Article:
62 Because you didn’t listen obediently to the Voice of God, your God, you’ll be left with a few pitiful stragglers in place of the dazzling stars-in-the-heavens multitude you had become.
63-66 And this is how things will end up: Just as God once enjoyed you, took pleasure in making life good for you, giving you many children, so God will enjoy getting rid of you, clearing you off the Earth. He’ll weed you out of the very soil that you are entering in to possess. He’ll scatter you to the four winds, from one end of the Earth to the other. You’ll worship all kinds of other gods, gods neither you nor your parents ever heard of, wood and stone no-gods. But you won’t find a home there, you’ll not be able to settle down. God will give you a restless heart, longing eyes, a homesick soul. You will live in constant jeopardy, terrified of every shadow, never knowing what you’ll meet around the next corner.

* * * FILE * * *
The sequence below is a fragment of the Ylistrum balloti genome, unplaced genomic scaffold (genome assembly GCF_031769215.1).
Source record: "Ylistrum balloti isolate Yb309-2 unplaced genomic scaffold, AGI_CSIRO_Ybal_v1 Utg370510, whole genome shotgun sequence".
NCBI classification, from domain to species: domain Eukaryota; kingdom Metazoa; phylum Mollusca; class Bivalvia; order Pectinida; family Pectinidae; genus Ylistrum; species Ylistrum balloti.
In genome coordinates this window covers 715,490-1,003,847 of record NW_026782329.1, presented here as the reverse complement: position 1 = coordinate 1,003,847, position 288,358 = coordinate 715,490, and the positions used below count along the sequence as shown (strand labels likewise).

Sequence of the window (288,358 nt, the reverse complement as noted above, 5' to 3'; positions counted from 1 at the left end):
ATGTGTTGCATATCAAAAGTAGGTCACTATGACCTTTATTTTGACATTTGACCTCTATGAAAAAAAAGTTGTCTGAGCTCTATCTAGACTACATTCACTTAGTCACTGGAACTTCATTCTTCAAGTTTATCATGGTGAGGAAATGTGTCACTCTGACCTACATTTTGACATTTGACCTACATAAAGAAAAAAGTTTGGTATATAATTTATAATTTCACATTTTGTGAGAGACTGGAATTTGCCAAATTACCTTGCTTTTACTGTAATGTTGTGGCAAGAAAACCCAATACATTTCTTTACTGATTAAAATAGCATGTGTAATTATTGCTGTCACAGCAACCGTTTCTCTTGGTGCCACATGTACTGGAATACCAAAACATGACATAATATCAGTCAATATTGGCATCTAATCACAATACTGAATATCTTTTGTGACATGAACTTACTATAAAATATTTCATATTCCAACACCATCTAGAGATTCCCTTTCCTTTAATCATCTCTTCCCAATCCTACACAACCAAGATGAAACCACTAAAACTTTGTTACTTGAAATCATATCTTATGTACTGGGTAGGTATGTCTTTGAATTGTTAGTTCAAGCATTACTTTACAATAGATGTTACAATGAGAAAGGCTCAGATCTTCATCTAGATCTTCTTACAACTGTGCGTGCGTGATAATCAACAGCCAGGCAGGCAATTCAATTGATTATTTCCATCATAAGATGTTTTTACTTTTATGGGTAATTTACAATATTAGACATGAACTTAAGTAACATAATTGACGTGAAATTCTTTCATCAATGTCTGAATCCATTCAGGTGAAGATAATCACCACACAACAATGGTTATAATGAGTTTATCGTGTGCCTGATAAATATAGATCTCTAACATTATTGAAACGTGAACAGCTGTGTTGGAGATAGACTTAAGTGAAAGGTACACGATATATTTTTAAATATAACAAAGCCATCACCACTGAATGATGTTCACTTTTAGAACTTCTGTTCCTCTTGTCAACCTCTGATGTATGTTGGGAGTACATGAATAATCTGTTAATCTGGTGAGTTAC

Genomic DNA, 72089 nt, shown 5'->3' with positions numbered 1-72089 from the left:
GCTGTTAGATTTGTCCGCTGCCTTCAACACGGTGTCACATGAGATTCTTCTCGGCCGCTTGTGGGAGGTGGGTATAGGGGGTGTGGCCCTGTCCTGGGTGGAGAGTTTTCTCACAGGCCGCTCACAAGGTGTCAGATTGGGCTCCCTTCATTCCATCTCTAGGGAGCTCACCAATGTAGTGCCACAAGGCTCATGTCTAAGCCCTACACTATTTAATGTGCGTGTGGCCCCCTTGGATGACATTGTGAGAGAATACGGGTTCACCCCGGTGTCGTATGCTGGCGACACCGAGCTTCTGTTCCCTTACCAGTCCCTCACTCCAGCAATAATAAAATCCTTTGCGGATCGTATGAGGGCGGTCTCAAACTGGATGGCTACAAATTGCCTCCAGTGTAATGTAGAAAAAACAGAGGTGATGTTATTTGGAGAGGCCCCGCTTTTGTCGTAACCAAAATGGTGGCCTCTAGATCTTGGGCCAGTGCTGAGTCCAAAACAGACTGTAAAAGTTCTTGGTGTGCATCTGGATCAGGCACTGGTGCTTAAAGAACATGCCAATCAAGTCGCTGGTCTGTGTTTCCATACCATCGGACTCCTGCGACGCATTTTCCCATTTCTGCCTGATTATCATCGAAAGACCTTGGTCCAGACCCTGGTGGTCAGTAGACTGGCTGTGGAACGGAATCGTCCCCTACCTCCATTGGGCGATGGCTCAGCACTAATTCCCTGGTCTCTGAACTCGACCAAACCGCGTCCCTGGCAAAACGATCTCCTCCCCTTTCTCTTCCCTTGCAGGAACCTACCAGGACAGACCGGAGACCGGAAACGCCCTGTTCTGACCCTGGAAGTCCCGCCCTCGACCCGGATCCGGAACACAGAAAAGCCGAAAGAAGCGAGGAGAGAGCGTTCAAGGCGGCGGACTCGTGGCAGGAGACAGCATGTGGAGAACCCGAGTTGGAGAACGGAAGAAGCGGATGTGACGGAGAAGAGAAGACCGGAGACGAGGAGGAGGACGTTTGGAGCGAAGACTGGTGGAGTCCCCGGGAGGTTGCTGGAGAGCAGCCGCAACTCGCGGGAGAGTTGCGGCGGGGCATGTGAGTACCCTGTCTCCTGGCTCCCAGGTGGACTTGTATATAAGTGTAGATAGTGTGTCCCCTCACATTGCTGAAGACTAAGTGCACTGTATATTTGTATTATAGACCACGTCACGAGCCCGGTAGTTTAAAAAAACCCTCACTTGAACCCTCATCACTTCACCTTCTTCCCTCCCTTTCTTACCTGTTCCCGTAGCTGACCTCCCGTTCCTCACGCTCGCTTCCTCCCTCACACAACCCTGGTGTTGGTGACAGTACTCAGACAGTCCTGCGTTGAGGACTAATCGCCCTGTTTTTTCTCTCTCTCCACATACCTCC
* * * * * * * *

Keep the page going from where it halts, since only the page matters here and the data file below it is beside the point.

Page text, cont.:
67 In the morning you’ll say, “I wish it were evening.” In the evening you’ll say, “I wish it were morning.” Afraid, terrorized at what’s coming next, afraid of the unknown, because of the sights you’ve witnessed.
68 God will ship you back to Egypt by a road I promised you’d never see again. There you’ll offer yourselves for sale, both men and women, as slaves to your enemies. And not a buyer to be found.
29 These are the terms of the Covenant that God commanded Moses to make with the People of Israel in the land of Moab, renewing the Covenant he made with them at Horeb.
The Message (MSG)